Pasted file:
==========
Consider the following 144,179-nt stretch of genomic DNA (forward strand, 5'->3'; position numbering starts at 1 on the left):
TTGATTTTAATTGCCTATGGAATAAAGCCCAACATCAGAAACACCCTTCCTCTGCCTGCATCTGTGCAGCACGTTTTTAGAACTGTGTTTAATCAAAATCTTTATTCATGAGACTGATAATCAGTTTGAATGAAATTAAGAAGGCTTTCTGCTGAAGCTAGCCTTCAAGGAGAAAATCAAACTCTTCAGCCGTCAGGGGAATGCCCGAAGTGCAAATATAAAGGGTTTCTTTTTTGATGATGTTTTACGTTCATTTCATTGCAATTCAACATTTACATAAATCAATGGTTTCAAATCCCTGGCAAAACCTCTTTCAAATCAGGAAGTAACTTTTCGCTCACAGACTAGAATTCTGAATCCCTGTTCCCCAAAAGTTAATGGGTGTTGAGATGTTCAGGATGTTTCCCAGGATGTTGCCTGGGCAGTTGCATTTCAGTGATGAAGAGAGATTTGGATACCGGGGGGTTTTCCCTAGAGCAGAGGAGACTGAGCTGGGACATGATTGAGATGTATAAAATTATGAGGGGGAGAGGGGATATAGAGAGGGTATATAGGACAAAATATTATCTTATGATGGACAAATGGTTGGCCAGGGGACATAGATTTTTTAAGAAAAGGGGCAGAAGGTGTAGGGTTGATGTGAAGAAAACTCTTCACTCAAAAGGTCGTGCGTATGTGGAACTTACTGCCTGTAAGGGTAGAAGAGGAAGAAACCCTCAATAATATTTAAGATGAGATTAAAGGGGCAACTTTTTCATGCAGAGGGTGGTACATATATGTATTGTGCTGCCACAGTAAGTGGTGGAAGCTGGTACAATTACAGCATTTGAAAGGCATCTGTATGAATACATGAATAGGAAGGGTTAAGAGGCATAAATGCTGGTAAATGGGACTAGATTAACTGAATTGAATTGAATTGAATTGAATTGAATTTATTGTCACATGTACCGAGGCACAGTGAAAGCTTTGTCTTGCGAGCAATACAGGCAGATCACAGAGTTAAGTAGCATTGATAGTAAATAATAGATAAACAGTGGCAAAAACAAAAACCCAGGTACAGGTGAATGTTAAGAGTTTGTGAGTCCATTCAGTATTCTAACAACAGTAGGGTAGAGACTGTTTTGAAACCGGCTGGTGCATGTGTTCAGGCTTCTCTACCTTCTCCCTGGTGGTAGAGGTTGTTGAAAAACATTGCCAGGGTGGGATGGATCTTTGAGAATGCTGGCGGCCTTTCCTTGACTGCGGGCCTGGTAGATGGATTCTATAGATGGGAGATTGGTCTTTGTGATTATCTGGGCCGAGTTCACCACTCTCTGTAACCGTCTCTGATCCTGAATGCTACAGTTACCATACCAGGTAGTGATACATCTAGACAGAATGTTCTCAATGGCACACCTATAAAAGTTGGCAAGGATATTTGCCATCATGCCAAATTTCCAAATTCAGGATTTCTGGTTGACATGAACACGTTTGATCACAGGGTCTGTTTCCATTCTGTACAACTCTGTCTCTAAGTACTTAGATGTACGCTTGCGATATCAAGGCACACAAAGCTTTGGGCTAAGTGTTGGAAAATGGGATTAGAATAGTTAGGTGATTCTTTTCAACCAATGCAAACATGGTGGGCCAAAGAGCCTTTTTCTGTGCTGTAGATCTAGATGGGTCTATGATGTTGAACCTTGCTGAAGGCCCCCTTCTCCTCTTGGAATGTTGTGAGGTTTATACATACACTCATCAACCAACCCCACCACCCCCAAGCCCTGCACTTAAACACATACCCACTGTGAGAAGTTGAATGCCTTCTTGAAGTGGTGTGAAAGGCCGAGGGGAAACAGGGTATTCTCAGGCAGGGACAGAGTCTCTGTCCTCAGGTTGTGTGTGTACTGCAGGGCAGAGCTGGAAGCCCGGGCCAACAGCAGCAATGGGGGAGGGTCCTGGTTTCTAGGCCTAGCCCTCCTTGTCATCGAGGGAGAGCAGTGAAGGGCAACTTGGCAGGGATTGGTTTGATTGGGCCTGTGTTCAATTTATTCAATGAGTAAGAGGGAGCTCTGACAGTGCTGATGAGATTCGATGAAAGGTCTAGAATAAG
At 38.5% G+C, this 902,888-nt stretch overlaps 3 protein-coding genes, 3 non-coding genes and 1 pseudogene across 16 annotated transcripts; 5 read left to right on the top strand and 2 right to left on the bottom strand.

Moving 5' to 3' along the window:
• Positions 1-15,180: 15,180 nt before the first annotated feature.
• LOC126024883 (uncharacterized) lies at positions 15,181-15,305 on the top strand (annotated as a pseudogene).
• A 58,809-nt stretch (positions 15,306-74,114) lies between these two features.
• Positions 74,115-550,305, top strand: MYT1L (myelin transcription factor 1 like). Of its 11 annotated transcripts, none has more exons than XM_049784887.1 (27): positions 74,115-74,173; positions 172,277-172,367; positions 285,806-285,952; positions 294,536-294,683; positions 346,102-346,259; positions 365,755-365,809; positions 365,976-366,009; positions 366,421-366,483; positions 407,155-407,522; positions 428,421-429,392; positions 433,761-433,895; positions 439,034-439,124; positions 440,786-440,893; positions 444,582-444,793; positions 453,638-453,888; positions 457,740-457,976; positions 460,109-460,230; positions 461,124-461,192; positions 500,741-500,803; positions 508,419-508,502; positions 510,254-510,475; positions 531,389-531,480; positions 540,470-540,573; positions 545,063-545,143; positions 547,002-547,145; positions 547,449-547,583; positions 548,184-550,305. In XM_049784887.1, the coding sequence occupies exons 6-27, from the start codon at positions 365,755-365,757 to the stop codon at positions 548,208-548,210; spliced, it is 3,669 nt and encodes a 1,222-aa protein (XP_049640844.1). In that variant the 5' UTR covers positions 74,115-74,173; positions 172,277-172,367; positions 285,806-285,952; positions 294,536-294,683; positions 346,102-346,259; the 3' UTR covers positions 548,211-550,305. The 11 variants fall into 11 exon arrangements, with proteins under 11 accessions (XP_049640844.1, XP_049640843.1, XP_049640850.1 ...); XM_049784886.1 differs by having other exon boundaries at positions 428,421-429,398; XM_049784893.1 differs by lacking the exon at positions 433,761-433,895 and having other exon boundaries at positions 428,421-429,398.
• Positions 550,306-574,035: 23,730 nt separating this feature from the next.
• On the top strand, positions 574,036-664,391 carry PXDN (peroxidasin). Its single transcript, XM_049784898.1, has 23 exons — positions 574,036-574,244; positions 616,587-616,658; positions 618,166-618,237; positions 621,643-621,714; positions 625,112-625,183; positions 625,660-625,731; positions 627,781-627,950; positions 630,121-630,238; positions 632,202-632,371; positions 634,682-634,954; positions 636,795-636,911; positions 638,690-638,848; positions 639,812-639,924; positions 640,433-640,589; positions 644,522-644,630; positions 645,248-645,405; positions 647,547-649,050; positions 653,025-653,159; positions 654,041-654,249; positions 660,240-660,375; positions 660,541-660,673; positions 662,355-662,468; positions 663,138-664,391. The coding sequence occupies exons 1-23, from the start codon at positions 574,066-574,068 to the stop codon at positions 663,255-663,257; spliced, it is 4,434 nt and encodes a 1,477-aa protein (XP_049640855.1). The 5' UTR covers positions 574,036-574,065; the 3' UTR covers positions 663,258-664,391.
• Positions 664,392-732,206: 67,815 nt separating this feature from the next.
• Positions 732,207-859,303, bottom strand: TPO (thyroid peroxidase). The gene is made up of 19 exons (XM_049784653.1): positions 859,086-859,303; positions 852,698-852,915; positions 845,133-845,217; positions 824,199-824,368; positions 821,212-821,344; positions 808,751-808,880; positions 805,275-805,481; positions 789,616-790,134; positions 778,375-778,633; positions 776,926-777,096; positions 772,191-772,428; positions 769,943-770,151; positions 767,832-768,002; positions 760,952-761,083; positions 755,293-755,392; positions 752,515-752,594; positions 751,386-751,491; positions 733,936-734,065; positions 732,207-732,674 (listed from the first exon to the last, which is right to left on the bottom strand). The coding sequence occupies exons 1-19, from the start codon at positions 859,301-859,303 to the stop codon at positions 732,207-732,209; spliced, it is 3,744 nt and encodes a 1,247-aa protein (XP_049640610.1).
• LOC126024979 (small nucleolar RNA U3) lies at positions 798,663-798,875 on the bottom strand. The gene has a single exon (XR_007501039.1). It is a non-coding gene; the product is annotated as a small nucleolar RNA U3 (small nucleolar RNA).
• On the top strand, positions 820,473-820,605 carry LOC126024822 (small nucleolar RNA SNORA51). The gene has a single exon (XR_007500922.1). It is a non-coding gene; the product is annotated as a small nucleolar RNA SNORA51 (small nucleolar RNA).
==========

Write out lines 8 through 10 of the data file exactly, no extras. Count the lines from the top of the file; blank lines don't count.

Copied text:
• Positions 74,115-550,305, top strand: MYT1L (myelin transcription factor 1 like). Of its 11 annotated transcripts, none has more exons than XM_049784887.1 (27): positions 74,115-74,173; positions 172,277-172,367; positions 285,806-285,952; positions 294,536-294,683; positions 346,102-346,259; positions 365,755-365,809; positions 365,976-366,009; positions 366,421-366,483; positions 407,155-407,522; positions 428,421-429,392; positions 433,761-433,895; positions 439,034-439,124; positions 440,786-440,893; positions 444,582-444,793; positions 453,638-453,888; positions 457,740-457,976; positions 460,109-460,230; positions 461,124-461,192; positions 500,741-500,803; positions 508,419-508,502; positions 510,254-510,475; positions 531,389-531,480; positions 540,470-540,573; positions 545,063-545,143; positions 547,002-547,145; positions 547,449-547,583; positions 548,184-550,305. In XM_049784887.1, the coding sequence occupies exons 6-27, from the start codon at positions 365,755-365,757 to the stop codon at positions 548,208-548,210; spliced, it is 3,669 nt and encodes a 1,222-aa protein (XP_049640844.1). In that variant the 5' UTR covers positions 74,115-74,173; positions 172,277-172,367; positions 285,806-285,952; positions 294,536-294,683; positions 346,102-346,259; the 3' UTR covers positions 548,211-550,305. The 11 variants fall into 11 exon arrangements, with proteins under 11 accessions (XP_049640844.1, XP_049640843.1, XP_049640850.1 ...); XM_049784886.1 differs by having other exon boundaries at positions 428,421-429,398; XM_049784893.1 differs by lacking the exon at positions 433,761-433,895 and having other exon boundaries at positions 428,421-429,398.
• Positions 550,306-574,035: 23,730 nt separating this feature from the next.
• On the top strand, positions 574,036-664,391 carry PXDN (peroxidasin). Its single transcript, XM_049784898.1, has 23 exons — positions 574,036-574,244; positions 616,587-616,658; positions 618,166-618,237; positions 621,643-621,714; positions 625,112-625,183; positions 625,660-625,731; positions 627,781-627,950; positions 630,121-630,238; positions 632,202-632,371; positions 634,682-634,954; positions 636,795-636,911; positions 638,690-638,848; positions 639,812-639,924; positions 640,433-640,589; positions 644,522-644,630; positions 645,248-645,405; positions 647,547-649,050; positions 653,025-653,159; positions 654,041-654,249; positions 660,240-660,375; positions 660,541-660,673; positions 662,355-662,468; positions 663,138-664,391. The coding sequence occupies exons 1-23, from the start codon at positions 574,066-574,068 to the stop codon at positions 663,255-663,257; spliced, it is 4,434 nt and encodes a 1,477-aa protein (XP_049640855.1). The 5' UTR covers positions 574,036-574,065; the 3' UTR covers positions 663,258-664,391.